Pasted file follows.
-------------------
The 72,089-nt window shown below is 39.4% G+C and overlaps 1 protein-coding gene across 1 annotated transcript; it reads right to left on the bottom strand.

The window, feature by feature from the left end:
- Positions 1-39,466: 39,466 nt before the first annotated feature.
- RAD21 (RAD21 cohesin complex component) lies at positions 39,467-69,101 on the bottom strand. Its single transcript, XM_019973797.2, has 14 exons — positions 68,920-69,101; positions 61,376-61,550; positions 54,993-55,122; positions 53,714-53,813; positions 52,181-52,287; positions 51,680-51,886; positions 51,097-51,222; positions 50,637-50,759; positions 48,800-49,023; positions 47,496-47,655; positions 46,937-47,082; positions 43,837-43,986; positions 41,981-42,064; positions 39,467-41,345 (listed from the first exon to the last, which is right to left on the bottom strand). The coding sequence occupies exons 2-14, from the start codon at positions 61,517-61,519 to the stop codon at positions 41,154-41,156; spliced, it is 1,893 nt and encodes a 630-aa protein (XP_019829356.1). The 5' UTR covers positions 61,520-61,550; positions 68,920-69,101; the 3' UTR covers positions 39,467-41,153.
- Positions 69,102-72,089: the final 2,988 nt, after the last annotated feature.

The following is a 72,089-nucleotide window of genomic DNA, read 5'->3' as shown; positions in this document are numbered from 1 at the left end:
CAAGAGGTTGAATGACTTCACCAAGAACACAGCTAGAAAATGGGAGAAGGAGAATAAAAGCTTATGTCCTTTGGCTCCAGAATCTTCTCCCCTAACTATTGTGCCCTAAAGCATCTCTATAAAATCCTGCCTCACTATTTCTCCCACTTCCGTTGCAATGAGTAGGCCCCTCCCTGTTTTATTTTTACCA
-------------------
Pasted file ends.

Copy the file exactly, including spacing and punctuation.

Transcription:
The 72,089-nt window shown below is 39.4% G+C and overlaps 1 protein-coding gene across 1 annotated transcript; it reads right to left on the bottom strand.

The window, feature by feature from the left end:
- Positions 1-39,466: 39,466 nt before the first annotated feature.
- RAD21 (RAD21 cohesin complex component) lies at positions 39,467-69,101 on the bottom strand. Its single transcript, XM_019973797.2, has 14 exons — positions 68,920-69,101; positions 61,376-61,550; positions 54,993-55,122; positions 53,714-53,813; positions 52,181-52,287; positions 51,680-51,886; positions 51,097-51,222; positions 50,637-50,759; positions 48,800-49,023; positions 47,496-47,655; positions 46,937-47,082; positions 43,837-43,986; positions 41,981-42,064; positions 39,467-41,345 (listed from the first exon to the last, which is right to left on the bottom strand). The coding sequence occupies exons 2-14, from the start codon at positions 61,517-61,519 to the stop codon at positions 41,154-41,156; spliced, it is 1,893 nt and encodes a 630-aa protein (XP_019829356.1). The 5' UTR covers positions 61,520-61,550; positions 68,920-69,101; the 3' UTR covers positions 39,467-41,153.
- Positions 69,102-72,089: the final 2,988 nt, after the last annotated feature.

The following is a 72,089-nucleotide window of genomic DNA, read 5'->3' as shown; positions in this document are numbered from 1 at the left end:
CAAGAGGTTGAATGACTTCACCAAGAACACAGCTAGAAAATGGGAGAAGGAGAATAAAAGCTTATGTCCTTTGGCTCCAGAATCTTCTCCCCTAACTATTGTGCCCTAAAGCATCTCTATAAAATCCTGCCTCACTATTTCTCCCACTTCCGTTGCAATGAGTAGGCCCCTCCCTGTTTTATTTTTACCA